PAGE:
Timing your baby’s naps and bedtime appropriately can be extremely helpful in helping your baby develop healthy sleep habits. Sleep is regulated by the brain. As your baby’s brain develops, naps will become more and more consolidated and predictable. It is very important to time your baby’s sleep correctly. We’ve all heard of the infamous ‘second wind’. One minute your baby is calming down and nodding off, and the next she is squirming or bouncing off the walls if she’s a little older. This is because of what is happening in her brain. When your baby is nearing the end of the time she should be awake for, her brain starts to produce melatonin. This hormone helps prepare her to fall asleep and stay asleep. There are other things, such as a decrease in temperature or light, that can signal her brain to produce melatonin. Read more about how to optimize your baby’s sleep space to maximize that important hormone.
But then her eyes snap open and she’s ready to play, and it’s another half hour or longer before you manage to get her to sleep. Why? Once the wakeful window has ended, your baby’s brain starts to release cortisol and adrenaline, which halts the production of melatonin. That evolutionary brain thinks, if I can’t sleep now, something must be wrong! I have to stay awake! Unfortunately for the tired parent, those hormones stick around for a long time and make it harder for your baby to connect sleep cycles during naps and especially early in the morning before her regular wake up time.
So how do you know when to put your baby down for a nap?
There are three main tools available for you to consider as you determine when to put your child down for a sleep.
- WAKEFUL WINDOWS. As your baby grows and matures, she will be able to stay awake for longer and longer stretches. Please see the graphic below to find out the healthy wakeful window for your baby’s age. When your baby wakes up from a snooze, note the time and be aware of when your child will be approaching the end of her wakeful window.
- WAKEFUL WINDOWS
- SLEEPY CUES. Some babies will make it easy to tell when they are beginning to down regulate for sleep, while others will do everything they can to hide it. As they approach the end of their wake window, they will go from showing early sleepy cues to late sleepy cues. To avoid those stress hormones, put your baby down for a sleep at the onset of the early sleepy cues. As you practice watching your baby, you will become the expert of her personal sleepy cues and spotting them will be second nature to you. Check the graphic below to see some common sleepy cues for your baby’s age.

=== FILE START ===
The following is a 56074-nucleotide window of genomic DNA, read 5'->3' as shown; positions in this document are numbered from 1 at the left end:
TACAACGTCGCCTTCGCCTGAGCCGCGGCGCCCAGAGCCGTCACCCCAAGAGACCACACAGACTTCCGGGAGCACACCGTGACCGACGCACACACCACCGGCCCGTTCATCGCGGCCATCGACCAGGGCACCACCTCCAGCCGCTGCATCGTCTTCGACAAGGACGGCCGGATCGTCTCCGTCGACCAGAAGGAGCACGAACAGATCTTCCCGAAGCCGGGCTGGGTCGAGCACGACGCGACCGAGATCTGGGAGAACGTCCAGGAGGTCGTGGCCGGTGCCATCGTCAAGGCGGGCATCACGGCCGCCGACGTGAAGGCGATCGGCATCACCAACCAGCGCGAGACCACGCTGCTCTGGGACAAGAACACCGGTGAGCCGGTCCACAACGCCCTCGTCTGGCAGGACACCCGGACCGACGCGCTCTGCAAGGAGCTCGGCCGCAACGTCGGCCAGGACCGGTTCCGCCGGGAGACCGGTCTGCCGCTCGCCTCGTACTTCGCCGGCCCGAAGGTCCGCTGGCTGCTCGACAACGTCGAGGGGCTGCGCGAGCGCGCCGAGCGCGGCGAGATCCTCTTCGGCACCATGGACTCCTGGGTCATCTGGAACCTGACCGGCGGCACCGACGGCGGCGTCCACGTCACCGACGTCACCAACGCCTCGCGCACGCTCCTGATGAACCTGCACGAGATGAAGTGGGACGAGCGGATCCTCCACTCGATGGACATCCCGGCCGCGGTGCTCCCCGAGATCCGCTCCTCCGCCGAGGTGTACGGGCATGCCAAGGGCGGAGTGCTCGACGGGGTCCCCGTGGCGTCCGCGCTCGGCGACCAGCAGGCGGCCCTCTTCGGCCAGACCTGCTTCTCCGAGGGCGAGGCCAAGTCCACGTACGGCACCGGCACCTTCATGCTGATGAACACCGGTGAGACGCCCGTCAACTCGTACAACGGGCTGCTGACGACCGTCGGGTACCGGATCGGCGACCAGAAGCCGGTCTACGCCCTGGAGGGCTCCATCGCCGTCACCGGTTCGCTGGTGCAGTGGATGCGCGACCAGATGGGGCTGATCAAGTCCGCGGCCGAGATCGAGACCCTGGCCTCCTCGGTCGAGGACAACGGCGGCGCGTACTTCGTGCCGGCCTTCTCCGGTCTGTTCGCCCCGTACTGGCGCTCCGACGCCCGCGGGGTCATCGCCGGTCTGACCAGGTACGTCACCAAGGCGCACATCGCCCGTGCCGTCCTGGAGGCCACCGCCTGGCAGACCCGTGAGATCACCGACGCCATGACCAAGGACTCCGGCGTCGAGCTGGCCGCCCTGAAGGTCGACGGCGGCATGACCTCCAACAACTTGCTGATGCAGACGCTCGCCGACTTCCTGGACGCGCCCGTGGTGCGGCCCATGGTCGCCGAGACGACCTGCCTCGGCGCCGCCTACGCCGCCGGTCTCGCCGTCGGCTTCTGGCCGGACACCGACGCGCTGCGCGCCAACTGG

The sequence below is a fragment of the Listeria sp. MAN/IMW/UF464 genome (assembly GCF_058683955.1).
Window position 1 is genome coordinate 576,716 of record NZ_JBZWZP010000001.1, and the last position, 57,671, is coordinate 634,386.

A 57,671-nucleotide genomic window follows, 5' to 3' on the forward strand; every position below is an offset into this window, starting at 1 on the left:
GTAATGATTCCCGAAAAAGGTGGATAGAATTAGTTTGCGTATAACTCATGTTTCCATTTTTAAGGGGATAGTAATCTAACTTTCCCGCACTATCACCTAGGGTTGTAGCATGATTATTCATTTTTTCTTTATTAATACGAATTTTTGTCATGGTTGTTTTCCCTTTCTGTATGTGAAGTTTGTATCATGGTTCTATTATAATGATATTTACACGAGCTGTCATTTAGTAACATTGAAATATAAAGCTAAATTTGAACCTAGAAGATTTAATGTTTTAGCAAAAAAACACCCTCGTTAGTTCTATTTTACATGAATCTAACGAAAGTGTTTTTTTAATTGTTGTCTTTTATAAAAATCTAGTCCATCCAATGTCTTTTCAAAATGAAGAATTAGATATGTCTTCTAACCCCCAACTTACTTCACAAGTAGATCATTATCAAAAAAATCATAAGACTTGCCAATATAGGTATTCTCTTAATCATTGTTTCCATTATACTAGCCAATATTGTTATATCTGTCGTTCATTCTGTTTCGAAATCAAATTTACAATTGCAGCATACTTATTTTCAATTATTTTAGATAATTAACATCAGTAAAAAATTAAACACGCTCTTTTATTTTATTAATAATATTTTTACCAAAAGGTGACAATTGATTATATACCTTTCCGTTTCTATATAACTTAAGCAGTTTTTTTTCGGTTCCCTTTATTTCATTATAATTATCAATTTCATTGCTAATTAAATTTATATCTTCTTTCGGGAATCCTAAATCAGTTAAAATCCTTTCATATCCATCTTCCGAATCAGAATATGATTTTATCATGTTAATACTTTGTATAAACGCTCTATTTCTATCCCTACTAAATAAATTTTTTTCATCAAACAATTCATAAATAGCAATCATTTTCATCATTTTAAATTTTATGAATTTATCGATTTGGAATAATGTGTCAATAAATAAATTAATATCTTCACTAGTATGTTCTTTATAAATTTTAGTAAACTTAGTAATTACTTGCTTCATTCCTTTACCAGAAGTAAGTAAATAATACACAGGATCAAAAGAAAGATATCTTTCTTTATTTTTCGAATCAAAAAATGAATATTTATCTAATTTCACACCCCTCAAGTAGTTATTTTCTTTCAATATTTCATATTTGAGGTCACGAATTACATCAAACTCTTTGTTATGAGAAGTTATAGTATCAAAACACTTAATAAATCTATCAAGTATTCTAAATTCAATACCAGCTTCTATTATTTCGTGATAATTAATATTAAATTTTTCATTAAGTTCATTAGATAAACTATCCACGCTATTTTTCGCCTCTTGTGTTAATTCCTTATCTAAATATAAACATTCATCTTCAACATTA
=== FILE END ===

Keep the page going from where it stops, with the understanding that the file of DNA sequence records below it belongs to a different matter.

- SCHEDULE. Your baby’s circadian rhythms are developing, which means that light and dark cycles and feeding patterns are influencing when they want to sleep or be awake. The optimal bedtime for most children is between 6-8pm, generally moving later as they grow older and the length of their wakeful windows increases.
How many naps should my baby be taking?
If your baby is younger than 6 months old, they may be taking several short naps spread throughout the day. Between 6-10 months, your baby will need 3 naps daily. Around that 10 month mark, she will likely drop that early evening nap and go down to 2 naps a day. Finally, between 15-18 months, you can expect your baby to consolidate her daytime sleep to 1 nap in the afternoon.
At first it will feel like you always have one eye on the clock and the other searching for sleepy cues from your baby. That means you’re doing it right! As you continue to observe your baby and practice putting her down when she is ready to sleep, you will get better and better at spotting her early sleepy cues and knowing how long she likes to be awake for. As your baby becomes more well rested, you will be able to help mold her sleep into a consistent schedule that is easier for you and healthier for her. It takes time, patience, and diligence, but you can do it! Don’t be discouraged if you over or underestimate a wakeful window along the way. You are learning along with your baby and if you don’t give up, you are guaranteed to figure it out! And if you ever feel like you have hit a wall and need some professional help, please don’t hesitate to ask me a question or even schedule a free phone call. You don’t have to do this alone!